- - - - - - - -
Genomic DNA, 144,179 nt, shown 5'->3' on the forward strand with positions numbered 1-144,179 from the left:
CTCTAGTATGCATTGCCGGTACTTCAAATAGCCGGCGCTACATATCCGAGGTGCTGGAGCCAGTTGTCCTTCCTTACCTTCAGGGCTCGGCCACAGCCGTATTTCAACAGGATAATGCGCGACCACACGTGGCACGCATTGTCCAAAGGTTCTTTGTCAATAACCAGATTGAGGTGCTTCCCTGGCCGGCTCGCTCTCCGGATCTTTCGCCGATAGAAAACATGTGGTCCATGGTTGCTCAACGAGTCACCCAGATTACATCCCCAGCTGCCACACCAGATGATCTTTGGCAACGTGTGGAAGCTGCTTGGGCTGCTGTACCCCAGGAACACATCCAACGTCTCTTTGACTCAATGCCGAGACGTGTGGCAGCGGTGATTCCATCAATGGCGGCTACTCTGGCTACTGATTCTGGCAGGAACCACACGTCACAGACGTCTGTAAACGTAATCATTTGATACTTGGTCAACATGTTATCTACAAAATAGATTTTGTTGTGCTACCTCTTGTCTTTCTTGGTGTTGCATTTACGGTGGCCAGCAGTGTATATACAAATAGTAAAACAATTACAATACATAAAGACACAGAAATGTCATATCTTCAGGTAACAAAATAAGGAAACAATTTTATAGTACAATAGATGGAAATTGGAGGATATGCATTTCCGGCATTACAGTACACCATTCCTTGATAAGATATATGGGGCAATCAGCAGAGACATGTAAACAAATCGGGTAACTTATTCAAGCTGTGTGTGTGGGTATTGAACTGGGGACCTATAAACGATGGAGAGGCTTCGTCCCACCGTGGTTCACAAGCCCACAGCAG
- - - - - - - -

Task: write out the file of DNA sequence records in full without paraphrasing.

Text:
Genomic DNA, 144,179 nt, shown 5'->3' on the forward strand with positions numbered 1-144,179 from the left:
CTCTAGTATGCATTGCCGGTACTTCAAATAGCCGGCGCTACATATCCGAGGTGCTGGAGCCAGTTGTCCTTCCTTACCTTCAGGGCTCGGCCACAGCCGTATTTCAACAGGATAATGCGCGACCACACGTGGCACGCATTGTCCAAAGGTTCTTTGTCAATAACCAGATTGAGGTGCTTCCCTGGCCGGCTCGCTCTCCGGATCTTTCGCCGATAGAAAACATGTGGTCCATGGTTGCTCAACGAGTCACCCAGATTACATCCCCAGCTGCCACACCAGATGATCTTTGGCAACGTGTGGAAGCTGCTTGGGCTGCTGTACCCCAGGAACACATCCAACGTCTCTTTGACTCAATGCCGAGACGTGTGGCAGCGGTGATTCCATCAATGGCGGCTACTCTGGCTACTGATTCTGGCAGGAACCACACGTCACAGACGTCTGTAAACGTAATCATTTGATACTTGGTCAACATGTTATCTACAAAATAGATTTTGTTGTGCTACCTCTTGTCTTTCTTGGTGTTGCATTTACGGTGGCCAGCAGTGTATATACAAATAGTAAAACAATTACAATACATAAAGACACAGAAATGTCATATCTTCAGGTAACAAAATAAGGAAACAATTTTATAGTACAATAGATGGAAATTGGAGGATATGCATTTCCGGCATTACAGTACACCATTCCTTGATAAGATATATGGGGCAATCAGCAGAGACATGTAAACAAATCGGGTAACTTATTCAAGCTGTGTGTGTGGGTATTGAACTGGGGACCTATAAACGATGGAGAGGCTTCGTCCCACCGTGGTTCACAAGCCCACAGCAG